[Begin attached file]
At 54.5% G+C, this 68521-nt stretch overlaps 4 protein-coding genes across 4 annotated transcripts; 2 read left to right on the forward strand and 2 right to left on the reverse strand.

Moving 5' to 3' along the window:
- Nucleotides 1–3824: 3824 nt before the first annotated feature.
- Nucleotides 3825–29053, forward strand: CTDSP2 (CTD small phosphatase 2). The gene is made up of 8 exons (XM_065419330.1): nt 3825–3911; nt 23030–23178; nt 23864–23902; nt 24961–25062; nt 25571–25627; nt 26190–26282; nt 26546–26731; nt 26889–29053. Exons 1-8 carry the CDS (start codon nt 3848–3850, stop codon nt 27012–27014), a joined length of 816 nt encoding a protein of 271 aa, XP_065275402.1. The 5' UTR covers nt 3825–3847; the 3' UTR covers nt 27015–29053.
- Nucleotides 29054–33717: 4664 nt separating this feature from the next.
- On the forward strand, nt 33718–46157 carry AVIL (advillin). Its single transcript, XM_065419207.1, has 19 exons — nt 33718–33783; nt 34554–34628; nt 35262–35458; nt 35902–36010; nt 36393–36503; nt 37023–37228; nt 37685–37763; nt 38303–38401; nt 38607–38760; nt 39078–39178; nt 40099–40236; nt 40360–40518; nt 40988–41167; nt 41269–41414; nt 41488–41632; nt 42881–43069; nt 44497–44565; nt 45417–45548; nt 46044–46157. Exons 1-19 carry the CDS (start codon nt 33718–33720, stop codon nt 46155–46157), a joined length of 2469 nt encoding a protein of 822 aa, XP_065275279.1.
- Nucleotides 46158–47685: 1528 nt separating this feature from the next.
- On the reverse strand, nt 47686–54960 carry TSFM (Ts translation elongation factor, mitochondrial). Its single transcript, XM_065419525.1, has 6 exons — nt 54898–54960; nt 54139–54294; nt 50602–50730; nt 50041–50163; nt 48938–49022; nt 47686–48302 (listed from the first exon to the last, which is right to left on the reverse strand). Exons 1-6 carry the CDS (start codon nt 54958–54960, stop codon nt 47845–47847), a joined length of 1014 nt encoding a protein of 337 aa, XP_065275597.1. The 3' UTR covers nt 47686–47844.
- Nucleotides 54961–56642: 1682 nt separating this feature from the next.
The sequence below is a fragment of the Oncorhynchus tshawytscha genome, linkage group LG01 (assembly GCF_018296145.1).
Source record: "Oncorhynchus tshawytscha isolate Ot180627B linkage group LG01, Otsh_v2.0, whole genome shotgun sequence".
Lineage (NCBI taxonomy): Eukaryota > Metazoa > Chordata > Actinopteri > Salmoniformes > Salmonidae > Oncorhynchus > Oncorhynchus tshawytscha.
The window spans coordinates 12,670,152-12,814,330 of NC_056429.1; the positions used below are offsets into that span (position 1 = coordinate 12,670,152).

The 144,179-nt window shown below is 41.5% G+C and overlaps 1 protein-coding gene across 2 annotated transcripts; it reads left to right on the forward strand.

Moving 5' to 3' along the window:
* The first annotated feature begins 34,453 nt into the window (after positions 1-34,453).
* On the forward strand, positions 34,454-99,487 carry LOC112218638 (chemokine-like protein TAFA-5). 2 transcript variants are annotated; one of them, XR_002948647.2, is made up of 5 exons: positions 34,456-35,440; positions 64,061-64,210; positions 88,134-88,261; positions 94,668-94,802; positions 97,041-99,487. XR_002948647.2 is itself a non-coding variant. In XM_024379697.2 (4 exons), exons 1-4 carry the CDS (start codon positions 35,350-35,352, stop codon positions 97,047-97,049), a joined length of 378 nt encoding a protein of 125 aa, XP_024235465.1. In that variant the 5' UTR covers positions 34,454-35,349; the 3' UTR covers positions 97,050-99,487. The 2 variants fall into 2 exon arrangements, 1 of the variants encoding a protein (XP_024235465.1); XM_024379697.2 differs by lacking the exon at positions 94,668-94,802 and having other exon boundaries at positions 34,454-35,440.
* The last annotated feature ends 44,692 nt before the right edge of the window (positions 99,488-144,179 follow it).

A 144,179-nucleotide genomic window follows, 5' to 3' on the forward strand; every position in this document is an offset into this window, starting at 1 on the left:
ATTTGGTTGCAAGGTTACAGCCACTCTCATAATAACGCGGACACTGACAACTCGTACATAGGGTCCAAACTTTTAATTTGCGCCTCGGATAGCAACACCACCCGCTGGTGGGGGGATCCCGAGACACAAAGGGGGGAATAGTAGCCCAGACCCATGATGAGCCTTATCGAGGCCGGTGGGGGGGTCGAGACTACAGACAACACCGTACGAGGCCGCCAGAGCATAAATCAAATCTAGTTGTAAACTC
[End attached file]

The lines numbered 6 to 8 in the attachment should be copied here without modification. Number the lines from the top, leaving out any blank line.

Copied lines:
- On the forward strand, nt 33718–46157 carry AVIL (advillin). Its single transcript, XM_065419207.1, has 19 exons — nt 33718–33783; nt 34554–34628; nt 35262–35458; nt 35902–36010; nt 36393–36503; nt 37023–37228; nt 37685–37763; nt 38303–38401; nt 38607–38760; nt 39078–39178; nt 40099–40236; nt 40360–40518; nt 40988–41167; nt 41269–41414; nt 41488–41632; nt 42881–43069; nt 44497–44565; nt 45417–45548; nt 46044–46157. Exons 1-19 carry the CDS (start codon nt 33718–33720, stop codon nt 46155–46157), a joined length of 2469 nt encoding a protein of 822 aa, XP_065275279.1.
- Nucleotides 46158–47685: 1528 nt separating this feature from the next.
- On the reverse strand, nt 47686–54960 carry TSFM (Ts translation elongation factor, mitochondrial). Its single transcript, XM_065419525.1, has 6 exons — nt 54898–54960; nt 54139–54294; nt 50602–50730; nt 50041–50163; nt 48938–49022; nt 47686–48302 (listed from the first exon to the last, which is right to left on the reverse strand). Exons 1-6 carry the CDS (start codon nt 54958–54960, stop codon nt 47845–47847), a joined length of 1014 nt encoding a protein of 337 aa, XP_065275597.1. The 3' UTR covers nt 47686–47844.